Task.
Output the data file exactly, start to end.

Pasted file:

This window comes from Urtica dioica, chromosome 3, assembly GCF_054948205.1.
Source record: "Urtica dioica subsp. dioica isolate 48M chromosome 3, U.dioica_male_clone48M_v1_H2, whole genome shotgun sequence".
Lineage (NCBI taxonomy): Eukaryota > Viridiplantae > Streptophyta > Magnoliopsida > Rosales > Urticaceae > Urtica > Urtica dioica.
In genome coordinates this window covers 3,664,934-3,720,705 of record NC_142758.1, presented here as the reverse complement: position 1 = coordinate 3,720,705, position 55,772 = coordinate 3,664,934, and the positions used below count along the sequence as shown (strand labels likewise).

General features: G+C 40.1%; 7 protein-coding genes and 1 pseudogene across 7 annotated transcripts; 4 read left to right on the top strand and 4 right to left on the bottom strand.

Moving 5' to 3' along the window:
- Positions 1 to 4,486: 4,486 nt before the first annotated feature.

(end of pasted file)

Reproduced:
This window comes from Urtica dioica, chromosome 3, assembly GCF_054948205.1.
Source record: "Urtica dioica subsp. dioica isolate 48M chromosome 3, U.dioica_male_clone48M_v1_H2, whole genome shotgun sequence".
Lineage (NCBI taxonomy): Eukaryota > Viridiplantae > Streptophyta > Magnoliopsida > Rosales > Urticaceae > Urtica > Urtica dioica.
In genome coordinates this window covers 3,664,934-3,720,705 of record NC_142758.1, presented here as the reverse complement: position 1 = coordinate 3,720,705, position 55,772 = coordinate 3,664,934, and the positions used below count along the sequence as shown (strand labels likewise).

General features: G+C 40.1%; 7 protein-coding genes and 1 pseudogene across 7 annotated transcripts; 4 read left to right on the top strand and 4 right to left on the bottom strand.

Moving 5' to 3' along the window:
- Positions 1 to 4,486: 4,486 nt before the first annotated feature.